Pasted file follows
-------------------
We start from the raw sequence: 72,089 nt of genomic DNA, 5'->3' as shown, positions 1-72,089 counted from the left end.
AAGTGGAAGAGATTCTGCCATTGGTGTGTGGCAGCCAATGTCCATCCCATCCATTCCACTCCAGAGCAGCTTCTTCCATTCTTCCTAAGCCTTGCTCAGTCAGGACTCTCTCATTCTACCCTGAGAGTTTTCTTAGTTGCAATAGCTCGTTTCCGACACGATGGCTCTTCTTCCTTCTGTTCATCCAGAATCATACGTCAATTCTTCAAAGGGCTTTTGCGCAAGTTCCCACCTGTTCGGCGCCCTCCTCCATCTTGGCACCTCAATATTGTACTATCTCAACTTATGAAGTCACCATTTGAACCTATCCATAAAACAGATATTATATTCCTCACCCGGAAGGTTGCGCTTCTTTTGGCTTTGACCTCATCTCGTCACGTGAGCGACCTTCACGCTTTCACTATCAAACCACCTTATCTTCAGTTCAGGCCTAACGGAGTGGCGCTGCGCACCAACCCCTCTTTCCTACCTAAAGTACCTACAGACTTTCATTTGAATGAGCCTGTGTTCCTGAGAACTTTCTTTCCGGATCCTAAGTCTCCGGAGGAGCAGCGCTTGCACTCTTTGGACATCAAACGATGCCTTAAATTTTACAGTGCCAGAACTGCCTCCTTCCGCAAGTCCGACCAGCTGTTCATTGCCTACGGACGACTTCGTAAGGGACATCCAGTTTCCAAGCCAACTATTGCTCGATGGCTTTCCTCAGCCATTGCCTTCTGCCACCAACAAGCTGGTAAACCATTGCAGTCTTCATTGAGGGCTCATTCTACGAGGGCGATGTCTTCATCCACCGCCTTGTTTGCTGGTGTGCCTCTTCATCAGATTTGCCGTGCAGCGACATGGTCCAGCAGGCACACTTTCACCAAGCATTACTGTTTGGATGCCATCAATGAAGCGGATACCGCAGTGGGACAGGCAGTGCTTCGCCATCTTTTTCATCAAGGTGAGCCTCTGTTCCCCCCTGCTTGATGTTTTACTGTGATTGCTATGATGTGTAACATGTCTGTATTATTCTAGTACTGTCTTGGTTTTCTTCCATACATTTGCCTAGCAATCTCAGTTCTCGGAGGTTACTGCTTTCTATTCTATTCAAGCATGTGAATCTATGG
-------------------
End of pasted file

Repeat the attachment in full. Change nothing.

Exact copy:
We start from the raw sequence: 72,089 nt of genomic DNA, 5'->3' as shown, positions 1-72,089 counted from the left end.
AAGTGGAAGAGATTCTGCCATTGGTGTGTGGCAGCCAATGTCCATCCCATCCATTCCACTCCAGAGCAGCTTCTTCCATTCTTCCTAAGCCTTGCTCAGTCAGGACTCTCTCATTCTACCCTGAGAGTTTTCTTAGTTGCAATAGCTCGTTTCCGACACGATGGCTCTTCTTCCTTCTGTTCATCCAGAATCATACGTCAATTCTTCAAAGGGCTTTTGCGCAAGTTCCCACCTGTTCGGCGCCCTCCTCCATCTTGGCACCTCAATATTGTACTATCTCAACTTATGAAGTCACCATTTGAACCTATCCATAAAACAGATATTATATTCCTCACCCGGAAGGTTGCGCTTCTTTTGGCTTTGACCTCATCTCGTCACGTGAGCGACCTTCACGCTTTCACTATCAAACCACCTTATCTTCAGTTCAGGCCTAACGGAGTGGCGCTGCGCACCAACCCCTCTTTCCTACCTAAAGTACCTACAGACTTTCATTTGAATGAGCCTGTGTTCCTGAGAACTTTCTTTCCGGATCCTAAGTCTCCGGAGGAGCAGCGCTTGCACTCTTTGGACATCAAACGATGCCTTAAATTTTACAGTGCCAGAACTGCCTCCTTCCGCAAGTCCGACCAGCTGTTCATTGCCTACGGACGACTTCGTAAGGGACATCCAGTTTCCAAGCCAACTATTGCTCGATGGCTTTCCTCAGCCATTGCCTTCTGCCACCAACAAGCTGGTAAACCATTGCAGTCTTCATTGAGGGCTCATTCTACGAGGGCGATGTCTTCATCCACCGCCTTGTTTGCTGGTGTGCCTCTTCATCAGATTTGCCGTGCAGCGACATGGTCCAGCAGGCACACTTTCACCAAGCATTACTGTTTGGATGCCATCAATGAAGCGGATACCGCAGTGGGACAGGCAGTGCTTCGCCATCTTTTTCATCAAGGTGAGCCTCTGTTCCCCCCTGCTTGATGTTTTACTGTGATTGCTATGATGTGTAACATGTCTGTATTATTCTAGTACTGTCTTGGTTTTCTTCCATACATTTGCCTAGCAATCTCAGTTCTCGGAGGTTACTGCTTTCTATTCTATTCAAGCATGTGAATCTATGG